Veladas Hostosianas, Hostos Culture Talks: A Conversation on Blackness"

The Office of the President continues the monthly series Veladas Hostosianas |Hostos Culture Talks for the month of February in commemoration of Black History Month with a special talk titled A Conversation on Blackness.” The virtual event will be held over Zoom on Tuesday, February 23 at 3:30 p.m.
Interim Associate Dean and Financial Aid Director Leslie King invited Assistant Professor of History at Saint Peter’s University John Wesley Johnson, Jr., Ph.D. to hold a one-on-one conversation around what it means to be Black—historically and currently—in America, which will include thoughts on representation, identity and diversity in daily life at work, at school, in creative expression, and in the Black Family across the diaspora.
About Special Guest Dr. John Wesley Johnson, Jr., Ph.D.
John Wesley Johnson, Jr., is an assistant professor of history at Saint Peter’s University. Dr. Johnson earned his master’s in History and a Ph.D. in American Studies from Rutgers University-Newark. His research centers on race, class, culture, and urban geography in the 20th century United States. Dr. Johnson is presently writing a book length manuscript on the long history of the storied Weequahic Section of Newark. This study documents the community’s emergence from a collection of farms on the periphery of industrial Newark and charts its transition from a predominantly Jewish to a majority African American neighborhood in the 1960s. The work considers the larger impact of federally funded urban renewal on the city at large, looking closely at how highway construction and downtown development impacted the lives of Newark residents.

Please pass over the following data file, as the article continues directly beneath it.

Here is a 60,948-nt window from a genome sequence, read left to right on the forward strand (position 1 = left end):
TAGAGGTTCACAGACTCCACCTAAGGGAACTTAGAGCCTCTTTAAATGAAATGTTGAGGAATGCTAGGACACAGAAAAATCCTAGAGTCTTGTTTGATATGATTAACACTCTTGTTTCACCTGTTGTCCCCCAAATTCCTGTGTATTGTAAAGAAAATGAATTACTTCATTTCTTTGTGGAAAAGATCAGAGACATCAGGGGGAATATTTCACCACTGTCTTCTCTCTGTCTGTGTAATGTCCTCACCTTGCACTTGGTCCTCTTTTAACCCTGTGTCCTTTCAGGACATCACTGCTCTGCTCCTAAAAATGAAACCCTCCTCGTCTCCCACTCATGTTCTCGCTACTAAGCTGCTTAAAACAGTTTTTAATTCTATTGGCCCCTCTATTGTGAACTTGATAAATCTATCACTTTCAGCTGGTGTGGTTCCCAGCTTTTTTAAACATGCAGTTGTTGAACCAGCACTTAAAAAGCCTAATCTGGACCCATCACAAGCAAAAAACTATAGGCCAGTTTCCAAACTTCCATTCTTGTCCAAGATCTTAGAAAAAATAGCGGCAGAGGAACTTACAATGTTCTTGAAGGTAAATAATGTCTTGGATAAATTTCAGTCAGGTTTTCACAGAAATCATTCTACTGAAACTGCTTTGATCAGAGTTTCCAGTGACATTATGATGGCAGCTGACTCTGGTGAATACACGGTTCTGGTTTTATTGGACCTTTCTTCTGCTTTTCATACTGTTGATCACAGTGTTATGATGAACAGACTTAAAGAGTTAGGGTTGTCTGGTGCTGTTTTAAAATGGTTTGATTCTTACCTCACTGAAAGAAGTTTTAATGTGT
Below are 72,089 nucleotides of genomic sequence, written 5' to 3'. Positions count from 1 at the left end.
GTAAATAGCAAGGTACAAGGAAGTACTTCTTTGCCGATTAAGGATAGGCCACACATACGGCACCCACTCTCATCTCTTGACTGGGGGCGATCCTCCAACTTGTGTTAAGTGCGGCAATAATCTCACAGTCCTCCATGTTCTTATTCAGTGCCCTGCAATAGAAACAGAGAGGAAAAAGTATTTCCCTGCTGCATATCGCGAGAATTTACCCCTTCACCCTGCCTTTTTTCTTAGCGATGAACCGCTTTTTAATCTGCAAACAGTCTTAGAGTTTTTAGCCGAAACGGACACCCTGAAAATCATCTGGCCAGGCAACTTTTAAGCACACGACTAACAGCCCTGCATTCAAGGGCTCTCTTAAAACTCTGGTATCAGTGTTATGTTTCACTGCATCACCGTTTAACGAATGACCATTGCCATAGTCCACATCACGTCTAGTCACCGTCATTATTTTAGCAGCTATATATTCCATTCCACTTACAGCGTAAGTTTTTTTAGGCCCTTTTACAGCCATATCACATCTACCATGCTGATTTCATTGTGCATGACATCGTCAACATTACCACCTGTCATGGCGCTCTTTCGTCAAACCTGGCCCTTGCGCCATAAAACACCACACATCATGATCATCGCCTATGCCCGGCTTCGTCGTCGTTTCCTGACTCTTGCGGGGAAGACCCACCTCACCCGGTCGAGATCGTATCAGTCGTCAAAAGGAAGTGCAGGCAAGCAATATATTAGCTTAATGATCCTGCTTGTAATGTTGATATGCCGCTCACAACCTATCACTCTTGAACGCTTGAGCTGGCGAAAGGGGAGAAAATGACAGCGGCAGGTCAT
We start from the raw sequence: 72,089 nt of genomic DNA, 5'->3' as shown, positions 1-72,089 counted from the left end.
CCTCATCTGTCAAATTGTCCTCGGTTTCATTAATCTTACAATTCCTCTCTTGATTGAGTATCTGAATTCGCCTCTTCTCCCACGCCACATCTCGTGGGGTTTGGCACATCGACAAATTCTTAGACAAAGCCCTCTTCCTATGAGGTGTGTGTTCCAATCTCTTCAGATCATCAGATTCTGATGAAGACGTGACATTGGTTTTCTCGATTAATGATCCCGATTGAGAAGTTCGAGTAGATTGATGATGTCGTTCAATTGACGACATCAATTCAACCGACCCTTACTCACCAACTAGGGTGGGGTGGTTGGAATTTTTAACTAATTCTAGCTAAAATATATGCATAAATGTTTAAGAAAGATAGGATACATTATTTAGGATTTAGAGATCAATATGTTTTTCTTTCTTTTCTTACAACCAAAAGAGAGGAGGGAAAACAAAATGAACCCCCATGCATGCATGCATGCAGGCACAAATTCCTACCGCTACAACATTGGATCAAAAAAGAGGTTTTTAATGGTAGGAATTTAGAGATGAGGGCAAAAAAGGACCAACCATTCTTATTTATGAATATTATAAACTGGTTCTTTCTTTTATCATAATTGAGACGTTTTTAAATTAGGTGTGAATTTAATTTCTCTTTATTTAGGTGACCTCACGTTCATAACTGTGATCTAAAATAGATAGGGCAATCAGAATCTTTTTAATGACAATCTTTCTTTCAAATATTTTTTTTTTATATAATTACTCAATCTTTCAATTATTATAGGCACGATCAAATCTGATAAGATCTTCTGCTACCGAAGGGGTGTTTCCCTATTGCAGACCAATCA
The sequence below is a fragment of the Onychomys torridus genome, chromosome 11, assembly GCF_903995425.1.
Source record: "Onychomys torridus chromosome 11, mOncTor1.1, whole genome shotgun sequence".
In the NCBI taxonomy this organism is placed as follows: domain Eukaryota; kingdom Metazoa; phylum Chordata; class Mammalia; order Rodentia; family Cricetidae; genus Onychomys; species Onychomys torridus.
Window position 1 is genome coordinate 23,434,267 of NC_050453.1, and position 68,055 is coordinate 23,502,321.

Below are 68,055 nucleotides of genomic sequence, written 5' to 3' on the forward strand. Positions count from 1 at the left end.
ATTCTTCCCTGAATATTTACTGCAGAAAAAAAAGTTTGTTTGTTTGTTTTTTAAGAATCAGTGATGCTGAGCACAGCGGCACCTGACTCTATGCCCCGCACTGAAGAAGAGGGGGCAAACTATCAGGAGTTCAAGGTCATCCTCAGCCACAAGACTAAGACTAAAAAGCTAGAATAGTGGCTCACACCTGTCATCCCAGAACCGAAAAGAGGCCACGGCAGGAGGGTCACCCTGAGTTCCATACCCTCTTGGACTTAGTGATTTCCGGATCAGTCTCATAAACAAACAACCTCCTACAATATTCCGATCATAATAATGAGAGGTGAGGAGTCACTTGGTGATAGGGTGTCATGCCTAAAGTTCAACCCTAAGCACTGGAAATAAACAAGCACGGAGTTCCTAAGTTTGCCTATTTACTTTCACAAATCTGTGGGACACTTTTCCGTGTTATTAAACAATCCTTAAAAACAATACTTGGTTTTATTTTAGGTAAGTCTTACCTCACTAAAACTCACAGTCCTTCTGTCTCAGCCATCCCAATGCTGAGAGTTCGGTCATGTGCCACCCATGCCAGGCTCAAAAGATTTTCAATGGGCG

Before joining Saint Peter’s, Dr. Johnson was a fellow at the Clement A. Price Institute on Ethnicity, Culture, and the Modern Experience, where he helped developed and coordinate a number of public history projects. In 2015, he served as the Executive Director of Newark Celebration 350, which was a yearlong commemorative celebration of the people, history, and culture of Newark.
A seasoned educator, Dr. Johnson has taught for over two decades, instructing students from middle school to college. He has also served as a middle school administrator, higher education program coordinator, and a residential education director and counselor. Dr. Johnson is particularly invested in serving first-generation college students, as he has over a decade of experience working with pre-college and undergraduate educational programs as an instructor and administrator.